Institutional complexity arises when multiple institutional logics prescribe divergent and incompatible behaviors. Studies show that exposure to contradictory prescriptions of multiple logics may trigger identity tensions, strategic challenges, and legitimacy problems. We add to this research stream by exploring the implications of the incompatibility between religion and other logics on consumer wellbeing. Extant research reports a generally positive effect of religion on wellbeing but limits the analytical attention to the individual effects of religiosity. Viewing religion as part of an inter-institutional system, we seek to understand why religion and other institutional logics might come into a conflictual relationship with each other and destabilize wellbeing. We find that critical events, such as the COVID-19 pandemic, change the relative centrality of logics and prompt individuals to engage in incompatible behaviors. We also discuss how consumers manage the sudden and unexpected institutional complexity they face and seek to restore their wellbeing.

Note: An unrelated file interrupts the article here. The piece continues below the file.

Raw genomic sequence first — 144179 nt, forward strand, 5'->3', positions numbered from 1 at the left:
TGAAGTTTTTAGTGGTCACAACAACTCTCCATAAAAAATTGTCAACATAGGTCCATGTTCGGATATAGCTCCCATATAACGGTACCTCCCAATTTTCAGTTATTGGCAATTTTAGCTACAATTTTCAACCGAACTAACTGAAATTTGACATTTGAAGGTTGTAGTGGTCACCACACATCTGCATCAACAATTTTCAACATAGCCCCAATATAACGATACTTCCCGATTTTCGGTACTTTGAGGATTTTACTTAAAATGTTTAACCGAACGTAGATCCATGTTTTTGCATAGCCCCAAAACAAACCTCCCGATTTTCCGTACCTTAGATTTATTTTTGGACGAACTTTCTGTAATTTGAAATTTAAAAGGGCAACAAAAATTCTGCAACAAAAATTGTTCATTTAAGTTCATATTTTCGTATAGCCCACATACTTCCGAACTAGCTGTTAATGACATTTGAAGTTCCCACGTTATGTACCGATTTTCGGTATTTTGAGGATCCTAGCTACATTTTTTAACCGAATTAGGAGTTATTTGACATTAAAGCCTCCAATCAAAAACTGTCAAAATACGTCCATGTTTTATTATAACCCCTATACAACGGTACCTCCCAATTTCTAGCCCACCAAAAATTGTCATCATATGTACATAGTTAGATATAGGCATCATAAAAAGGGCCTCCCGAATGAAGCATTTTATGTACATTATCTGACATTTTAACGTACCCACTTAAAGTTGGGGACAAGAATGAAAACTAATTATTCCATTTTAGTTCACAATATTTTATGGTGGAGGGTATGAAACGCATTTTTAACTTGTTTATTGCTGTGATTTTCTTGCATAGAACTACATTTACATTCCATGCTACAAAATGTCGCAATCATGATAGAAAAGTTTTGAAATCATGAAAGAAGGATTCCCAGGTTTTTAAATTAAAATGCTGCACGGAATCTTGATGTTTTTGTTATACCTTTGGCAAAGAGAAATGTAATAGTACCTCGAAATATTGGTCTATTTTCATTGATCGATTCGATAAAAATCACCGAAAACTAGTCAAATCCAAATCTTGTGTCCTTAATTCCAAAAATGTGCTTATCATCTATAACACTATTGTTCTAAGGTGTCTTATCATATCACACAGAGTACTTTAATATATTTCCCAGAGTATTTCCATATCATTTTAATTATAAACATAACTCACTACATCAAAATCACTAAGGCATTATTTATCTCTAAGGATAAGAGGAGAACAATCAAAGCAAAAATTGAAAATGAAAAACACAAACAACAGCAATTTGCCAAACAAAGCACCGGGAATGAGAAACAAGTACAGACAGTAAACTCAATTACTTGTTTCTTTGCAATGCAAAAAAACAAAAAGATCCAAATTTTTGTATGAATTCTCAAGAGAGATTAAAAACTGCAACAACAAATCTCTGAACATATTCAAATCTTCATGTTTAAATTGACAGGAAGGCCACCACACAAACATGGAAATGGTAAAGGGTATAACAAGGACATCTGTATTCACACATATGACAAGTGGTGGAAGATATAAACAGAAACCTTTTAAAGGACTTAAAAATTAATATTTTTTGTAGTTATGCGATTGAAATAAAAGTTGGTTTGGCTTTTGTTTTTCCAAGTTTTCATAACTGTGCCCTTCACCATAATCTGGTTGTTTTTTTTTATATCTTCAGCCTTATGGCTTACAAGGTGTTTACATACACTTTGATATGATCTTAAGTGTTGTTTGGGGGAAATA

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Sandikci Turkdogan, O., Tarı Kasnakoğlu, B. & Omeraki Çekirdekci, Ş. 2024, 'Institutional complexity and consumer wellbeing: Navigating the conflicting logics of religion, state and market during the Covid-19 pandemic', Marketing Theory. https://doi.org/10.1177/14705931241245593

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Last updated: 27 April 2024
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